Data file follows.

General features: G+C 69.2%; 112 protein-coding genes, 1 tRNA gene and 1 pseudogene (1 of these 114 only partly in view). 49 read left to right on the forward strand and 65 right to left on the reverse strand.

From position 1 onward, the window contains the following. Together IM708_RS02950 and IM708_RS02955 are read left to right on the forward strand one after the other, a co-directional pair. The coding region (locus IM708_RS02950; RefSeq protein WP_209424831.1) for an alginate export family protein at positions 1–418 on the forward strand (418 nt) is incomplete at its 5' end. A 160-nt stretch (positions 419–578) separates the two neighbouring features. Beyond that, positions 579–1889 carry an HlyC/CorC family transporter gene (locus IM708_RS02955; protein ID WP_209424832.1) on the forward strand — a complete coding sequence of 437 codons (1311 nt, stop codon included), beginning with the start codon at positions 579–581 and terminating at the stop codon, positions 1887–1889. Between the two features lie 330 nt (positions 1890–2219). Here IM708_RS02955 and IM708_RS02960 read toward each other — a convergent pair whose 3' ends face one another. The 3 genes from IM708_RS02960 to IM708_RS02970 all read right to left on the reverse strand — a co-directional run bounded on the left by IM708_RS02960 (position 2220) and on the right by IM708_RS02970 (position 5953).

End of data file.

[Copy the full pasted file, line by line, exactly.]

General features: G+C 69.2%; 112 protein-coding genes, 1 tRNA gene and 1 pseudogene (1 of these 114 only partly in view). 49 read left to right on the forward strand and 65 right to left on the reverse strand.

From position 1 onward, the window contains the following. Together IM708_RS02950 and IM708_RS02955 are read left to right on the forward strand one after the other, a co-directional pair. The coding region (locus IM708_RS02950; RefSeq protein WP_209424831.1) for an alginate export family protein at positions 1–418 on the forward strand (418 nt) is incomplete at its 5' end. A 160-nt stretch (positions 419–578) separates the two neighbouring features. Beyond that, positions 579–1889 carry an HlyC/CorC family transporter gene (locus IM708_RS02955; protein ID WP_209424832.1) on the forward strand — a complete coding sequence of 437 codons (1311 nt, stop codon included), beginning with the start codon at positions 579–581 and terminating at the stop codon, positions 1887–1889. Between the two features lie 330 nt (positions 1890–2219). Here IM708_RS02955 and IM708_RS02960 read toward each other — a convergent pair whose 3' ends face one another. The 3 genes from IM708_RS02960 to IM708_RS02970 all read right to left on the reverse strand — a co-directional run bounded on the left by IM708_RS02960 (position 2220) and on the right by IM708_RS02970 (position 5953).